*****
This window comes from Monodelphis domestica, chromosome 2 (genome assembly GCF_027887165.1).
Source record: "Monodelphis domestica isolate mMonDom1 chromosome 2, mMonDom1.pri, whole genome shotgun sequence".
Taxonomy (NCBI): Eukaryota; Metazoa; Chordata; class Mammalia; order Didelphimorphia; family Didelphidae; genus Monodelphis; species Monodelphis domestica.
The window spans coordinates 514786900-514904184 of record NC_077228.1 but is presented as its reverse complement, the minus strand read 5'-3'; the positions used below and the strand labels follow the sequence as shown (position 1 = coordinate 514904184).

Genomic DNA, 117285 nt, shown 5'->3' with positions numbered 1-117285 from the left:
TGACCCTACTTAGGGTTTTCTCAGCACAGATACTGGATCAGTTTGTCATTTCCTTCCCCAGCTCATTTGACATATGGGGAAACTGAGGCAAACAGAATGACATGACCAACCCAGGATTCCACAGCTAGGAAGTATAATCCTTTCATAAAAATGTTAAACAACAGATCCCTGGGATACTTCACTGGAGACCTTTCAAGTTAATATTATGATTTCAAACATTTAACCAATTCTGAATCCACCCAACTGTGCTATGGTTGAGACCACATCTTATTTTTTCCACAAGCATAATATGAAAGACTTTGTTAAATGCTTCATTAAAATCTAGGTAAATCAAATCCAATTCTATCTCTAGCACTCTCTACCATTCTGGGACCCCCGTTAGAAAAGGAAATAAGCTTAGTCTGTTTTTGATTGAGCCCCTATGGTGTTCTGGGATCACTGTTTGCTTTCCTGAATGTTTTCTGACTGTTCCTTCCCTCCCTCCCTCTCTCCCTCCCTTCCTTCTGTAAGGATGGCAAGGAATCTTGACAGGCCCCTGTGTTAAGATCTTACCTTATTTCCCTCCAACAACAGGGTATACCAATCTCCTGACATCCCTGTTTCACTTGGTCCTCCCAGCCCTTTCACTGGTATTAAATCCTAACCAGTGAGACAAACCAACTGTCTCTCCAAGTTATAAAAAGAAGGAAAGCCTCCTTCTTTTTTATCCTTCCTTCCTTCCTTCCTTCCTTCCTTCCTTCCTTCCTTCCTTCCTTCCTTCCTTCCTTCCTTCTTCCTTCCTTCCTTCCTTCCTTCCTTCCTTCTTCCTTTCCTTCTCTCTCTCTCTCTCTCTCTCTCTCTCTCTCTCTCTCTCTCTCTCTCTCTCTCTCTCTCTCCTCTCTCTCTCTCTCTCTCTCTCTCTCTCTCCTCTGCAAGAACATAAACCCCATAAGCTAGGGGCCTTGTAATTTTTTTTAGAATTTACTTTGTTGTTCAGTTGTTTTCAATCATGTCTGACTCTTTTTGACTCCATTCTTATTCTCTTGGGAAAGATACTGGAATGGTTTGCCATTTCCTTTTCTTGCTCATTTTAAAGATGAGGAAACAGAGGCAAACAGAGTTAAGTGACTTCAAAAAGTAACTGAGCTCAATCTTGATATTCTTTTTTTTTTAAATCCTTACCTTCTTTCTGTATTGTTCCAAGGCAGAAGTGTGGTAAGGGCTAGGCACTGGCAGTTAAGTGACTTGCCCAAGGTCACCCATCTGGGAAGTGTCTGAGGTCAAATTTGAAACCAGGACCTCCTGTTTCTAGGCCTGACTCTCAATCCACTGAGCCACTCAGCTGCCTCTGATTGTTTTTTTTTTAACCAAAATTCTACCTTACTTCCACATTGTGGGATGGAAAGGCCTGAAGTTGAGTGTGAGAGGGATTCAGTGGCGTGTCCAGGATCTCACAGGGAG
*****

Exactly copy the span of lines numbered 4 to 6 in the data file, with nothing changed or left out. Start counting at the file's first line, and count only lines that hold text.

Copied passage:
The window spans coordinates 514786900-514904184 of record NC_077228.1 but is presented as its reverse complement, the minus strand read 5'-3'; the positions used below and the strand labels follow the sequence as shown (position 1 = coordinate 514904184).

Genomic DNA, 117285 nt, shown 5'->3' with positions numbered 1-117285 from the left:
TGACCCTACTTAGGGTTTTCTCAGCACAGATACTGGATCAGTTTGTCATTTCCTTCCCCAGCTCATTTGACATATGGGGAAACTGAGGCAAACAGAATGACATGACCAACCCAGGATTCCACAGCTAGGAAGTATAATCCTTTCATAAAAATGTTAAACAACAGATCCCTGGGATACTTCACTGGAGACCTTTCAAGTTAATATTATGATTTCAAACATTTAACCAATTCTGAATCCACCCAACTGTGCTATGGTTGAGACCACATCTTATTTTTTCCACAAGCATAATATGAAAGACTTTGTTAAATGCTTCATTAAAATCTAGGTAAATCAAATCCAATTCTATCTCTAGCACTCTCTACCATTCTGGGACCCCCGTTAGAAAAGGAAATAAGCTTAGTCTGTTTTTGATTGAGCCCCTATGGTGTTCTGGGATCACTGTTTGCTTTCCTGAATGTTTTCTGACTGTTCCTTCCCTCCCTCCCTCTCTCCCTCCCTTCCTTCTGTAAGGATGGCAAGGAATCTTGACAGGCCCCTGTGTTAAGATCTTACCTTATTTCCCTCCAACAACAGGGTATACCAATCTCCTGACATCCCTGTTTCACTTGGTCCTCCCAGCCCTTTCACTGGTATTAAATCCTAACCAGTGAGACAAACCAACTGTCTCTCCAAGTTATAAAAAGAAGGAAAGCCTCCTTCTTTTTTATCCTTCCTTCCTTCCTTCCTTCCTTCCTTCCTTCCTTCCTTCCTTCCTTCCTTCCTTCCTTCCTTCTTCCTTCCTTCCTTCCTTCCTTCCTTCCTTCTTCCTTTCCTTCTCTCTCTCTCTCTCTCTCTCTCTCTCTCTCTCTCTCTCTCTCTCTCTCTCTCTCTCTCTCCTCTCTCTCTCTCTCTCTCTCTCTCTCTCTCCTCTGCAAGAACATAAACCCCATAAGCTAGGGGCCTTGTAATTTTTTTTAGAATTTACTTTGTTGTTCAGTTGTTTTCAATCATGTCTGACTCTTTTTGACTCCATTCTTATTCTCTTGGGAAAGATACTGGAATGGTTTGCCATTTCCTTTTCTTGCTCATTTTAAAGATGAGGAAACAGAGGCAAACAGAGTTAAGTGACTTCAAAAAGTAACTGAGCTCAATCTTGATATTCTTTTTTTTTTAAATCCTTACCTTCTTTCTGTATTGTTCCAAGGCAGAAGTGTGGTAAGGGCTAGGCACTGGCAGTTAAGTGACTTGCCCAAGGTCACCCATCTGGGAAGTGTCTGAGGTCAAATTTGAAACCAGGACCTCCTGTTTCTAGGCCTGACTCTCAATCCACTGAGCCACTCAGCTGCCTCTGATTGTTTTTTTTTTAACCAAAATTCTACCTTACTTCCACATTGTGGGATGGAAAGGCCTGAAGTTGAGTGTGAGAGGGATTCAGTGGCGTGTCCAGGATCTCACAGGGAG